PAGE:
Updated ACC/AHA Guideline for Management of Heart Failure Released
The ACC Foundation (ACCF) and American Heart Association (AHA) on June 5 jointly released an expanded clinical practice guideline for the management of patients with Heart Failure (HF) .
Designed to assist clinicians in selecting the best management strategy for individual patients, the guideline updates definitions and classifications for HF and increases emphasis on patient-centric outcomes such as quality of life, shared decision making, care coordination, transitions and palliative care.
Of note, the guideline provides a more focused approach on dilated cardiomyopathies and the appropriate evaluation including family and genetic screening/counseling, expanded use of aldosterone antagonism for HF, better descriptions and a more thorough analysis of HF with preserved ejection fraction, more discriminate use of cardiac resynchronization therapy, recommendations for advanced HF therapies that prompt appropriate use of ventricular assist technologies, and more. The document also discusses greater adherence to performance measures and quality measures, with timely recommendations to reduce readmissions.
In addition, it is the first ACC/AHA guideline to include the new designation for optimal treatment, termed "guideline-directed medical therapy" (GDMT). The new GDMT designation allows clinicians to easily determine the specific course of care deemed most important in the management of HF.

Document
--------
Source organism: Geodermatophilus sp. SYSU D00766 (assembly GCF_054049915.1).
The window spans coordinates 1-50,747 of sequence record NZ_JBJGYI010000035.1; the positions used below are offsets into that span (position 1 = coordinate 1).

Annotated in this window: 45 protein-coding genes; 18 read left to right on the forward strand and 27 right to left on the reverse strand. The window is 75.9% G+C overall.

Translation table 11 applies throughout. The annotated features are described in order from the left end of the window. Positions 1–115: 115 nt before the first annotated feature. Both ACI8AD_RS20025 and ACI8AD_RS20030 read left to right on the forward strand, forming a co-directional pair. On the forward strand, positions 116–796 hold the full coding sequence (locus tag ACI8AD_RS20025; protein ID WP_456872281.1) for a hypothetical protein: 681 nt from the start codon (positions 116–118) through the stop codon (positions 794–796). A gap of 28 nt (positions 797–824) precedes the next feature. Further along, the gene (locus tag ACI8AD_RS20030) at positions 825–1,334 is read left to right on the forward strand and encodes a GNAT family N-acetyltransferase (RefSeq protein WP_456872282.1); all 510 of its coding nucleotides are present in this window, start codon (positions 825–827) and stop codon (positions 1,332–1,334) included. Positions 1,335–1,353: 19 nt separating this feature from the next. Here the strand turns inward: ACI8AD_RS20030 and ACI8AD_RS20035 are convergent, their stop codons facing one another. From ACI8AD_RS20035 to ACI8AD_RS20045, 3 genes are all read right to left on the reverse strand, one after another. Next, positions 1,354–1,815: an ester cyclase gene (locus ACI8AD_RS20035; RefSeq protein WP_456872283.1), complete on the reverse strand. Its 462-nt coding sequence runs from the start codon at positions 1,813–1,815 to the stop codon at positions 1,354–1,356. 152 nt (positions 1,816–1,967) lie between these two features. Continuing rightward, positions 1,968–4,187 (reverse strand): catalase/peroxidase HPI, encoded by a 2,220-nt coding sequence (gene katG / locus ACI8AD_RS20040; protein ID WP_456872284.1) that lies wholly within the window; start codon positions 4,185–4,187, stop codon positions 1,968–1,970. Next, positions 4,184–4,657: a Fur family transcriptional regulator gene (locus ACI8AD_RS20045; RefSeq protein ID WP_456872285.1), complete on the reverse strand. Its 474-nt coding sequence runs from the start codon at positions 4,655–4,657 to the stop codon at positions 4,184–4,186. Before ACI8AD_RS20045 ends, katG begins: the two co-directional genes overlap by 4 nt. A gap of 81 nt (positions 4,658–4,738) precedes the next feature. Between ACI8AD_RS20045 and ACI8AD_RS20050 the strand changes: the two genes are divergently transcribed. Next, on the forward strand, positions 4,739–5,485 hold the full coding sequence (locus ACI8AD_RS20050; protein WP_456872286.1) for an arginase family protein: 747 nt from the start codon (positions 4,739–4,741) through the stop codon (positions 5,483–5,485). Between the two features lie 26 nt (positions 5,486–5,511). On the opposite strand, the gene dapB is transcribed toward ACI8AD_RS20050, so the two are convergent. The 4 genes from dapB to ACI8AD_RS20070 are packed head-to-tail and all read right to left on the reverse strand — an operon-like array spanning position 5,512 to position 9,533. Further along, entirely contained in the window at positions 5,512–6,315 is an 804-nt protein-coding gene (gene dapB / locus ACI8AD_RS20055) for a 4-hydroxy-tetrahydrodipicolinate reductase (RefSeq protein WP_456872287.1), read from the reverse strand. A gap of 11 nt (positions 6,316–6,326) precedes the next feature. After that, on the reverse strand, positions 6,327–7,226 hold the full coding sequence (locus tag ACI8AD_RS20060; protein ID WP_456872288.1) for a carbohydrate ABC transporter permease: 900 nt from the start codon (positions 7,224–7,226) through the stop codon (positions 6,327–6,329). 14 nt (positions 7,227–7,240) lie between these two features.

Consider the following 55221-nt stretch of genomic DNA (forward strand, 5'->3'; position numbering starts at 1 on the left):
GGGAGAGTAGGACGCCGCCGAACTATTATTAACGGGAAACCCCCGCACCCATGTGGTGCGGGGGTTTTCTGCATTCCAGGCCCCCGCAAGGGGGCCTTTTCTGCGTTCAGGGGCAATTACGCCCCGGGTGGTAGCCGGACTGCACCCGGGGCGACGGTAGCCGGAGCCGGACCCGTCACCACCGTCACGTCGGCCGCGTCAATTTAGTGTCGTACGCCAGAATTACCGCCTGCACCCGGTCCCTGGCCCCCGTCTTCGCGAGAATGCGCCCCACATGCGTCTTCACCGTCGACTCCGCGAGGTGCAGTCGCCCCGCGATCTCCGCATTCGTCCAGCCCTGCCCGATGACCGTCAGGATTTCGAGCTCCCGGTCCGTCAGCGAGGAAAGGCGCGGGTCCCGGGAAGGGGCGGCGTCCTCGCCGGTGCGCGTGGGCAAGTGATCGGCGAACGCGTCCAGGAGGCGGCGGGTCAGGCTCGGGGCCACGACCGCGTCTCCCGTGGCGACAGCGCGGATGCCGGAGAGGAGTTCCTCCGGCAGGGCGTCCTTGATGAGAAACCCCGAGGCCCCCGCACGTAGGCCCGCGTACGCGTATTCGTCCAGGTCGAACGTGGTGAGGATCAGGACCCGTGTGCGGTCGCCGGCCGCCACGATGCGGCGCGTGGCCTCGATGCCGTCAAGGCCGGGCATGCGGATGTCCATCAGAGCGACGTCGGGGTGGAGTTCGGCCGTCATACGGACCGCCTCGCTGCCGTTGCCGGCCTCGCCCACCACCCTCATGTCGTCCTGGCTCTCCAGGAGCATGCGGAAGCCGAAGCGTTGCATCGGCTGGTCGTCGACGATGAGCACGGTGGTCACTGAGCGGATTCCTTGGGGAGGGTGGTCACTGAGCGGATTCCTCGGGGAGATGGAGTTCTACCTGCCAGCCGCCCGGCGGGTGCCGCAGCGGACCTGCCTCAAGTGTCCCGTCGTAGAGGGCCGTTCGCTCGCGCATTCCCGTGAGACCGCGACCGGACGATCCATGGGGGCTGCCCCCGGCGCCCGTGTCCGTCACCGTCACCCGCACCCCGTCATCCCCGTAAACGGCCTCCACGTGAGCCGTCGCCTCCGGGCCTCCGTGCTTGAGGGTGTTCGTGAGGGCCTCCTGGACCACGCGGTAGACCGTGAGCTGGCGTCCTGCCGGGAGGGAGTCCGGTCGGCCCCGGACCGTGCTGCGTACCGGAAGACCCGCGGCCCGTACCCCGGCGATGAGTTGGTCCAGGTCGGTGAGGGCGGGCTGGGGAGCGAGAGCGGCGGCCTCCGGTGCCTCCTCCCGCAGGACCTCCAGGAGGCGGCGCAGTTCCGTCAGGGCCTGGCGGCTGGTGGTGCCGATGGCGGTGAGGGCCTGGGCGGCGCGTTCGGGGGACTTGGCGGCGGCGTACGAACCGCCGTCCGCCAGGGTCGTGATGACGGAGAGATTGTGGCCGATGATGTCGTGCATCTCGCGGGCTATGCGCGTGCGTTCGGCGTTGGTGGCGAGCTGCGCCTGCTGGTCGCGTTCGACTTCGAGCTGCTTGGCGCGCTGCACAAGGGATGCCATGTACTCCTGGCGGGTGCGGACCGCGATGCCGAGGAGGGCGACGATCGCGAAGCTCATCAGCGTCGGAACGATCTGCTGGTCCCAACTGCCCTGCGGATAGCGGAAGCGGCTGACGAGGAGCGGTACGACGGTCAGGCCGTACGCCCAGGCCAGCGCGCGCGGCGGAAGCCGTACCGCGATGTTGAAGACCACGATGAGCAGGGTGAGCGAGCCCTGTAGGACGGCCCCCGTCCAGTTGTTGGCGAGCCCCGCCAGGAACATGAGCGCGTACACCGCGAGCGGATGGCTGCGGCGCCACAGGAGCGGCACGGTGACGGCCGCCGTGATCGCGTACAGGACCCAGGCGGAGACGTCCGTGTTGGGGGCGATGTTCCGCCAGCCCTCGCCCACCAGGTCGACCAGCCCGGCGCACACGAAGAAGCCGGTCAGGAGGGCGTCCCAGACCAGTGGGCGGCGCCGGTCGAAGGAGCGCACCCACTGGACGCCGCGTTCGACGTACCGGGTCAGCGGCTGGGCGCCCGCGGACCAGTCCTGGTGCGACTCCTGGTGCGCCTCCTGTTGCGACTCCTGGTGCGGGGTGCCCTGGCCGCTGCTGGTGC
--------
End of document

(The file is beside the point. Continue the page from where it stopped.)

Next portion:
The authors also discuss the current gaps in knowledge in HF care and note that "more successful risk modification, sophisticated screening, perhaps using specific-omics technologies, or effective treatment interventions that reduce the progression from stage A to stage B is an urgent need."
According to Clyde W. Yancy, MD, MSc, FACC, chair of the writing committee and professor of medicine and chief of cardiology at Northwestern University Feinberg School of Medicine, the importance of the guideline cannot be underestimated. "Available data are clear that adherence to evidence-based guideline-directed care for HF improves outcomes," he said. "The emphasis in this guideline on quality of care and performance improvement is well-placed and merits a firm embrace by those who see and treat patients with HF."
The document was developed in collaboration with the American Academy of Family Physicians, American College of Chest Physicians, Heart Rhythm Society, and the International Society for Heart and Lung Transplantation. A full text of the report will be published in the Journal of the American College of Cardiology.
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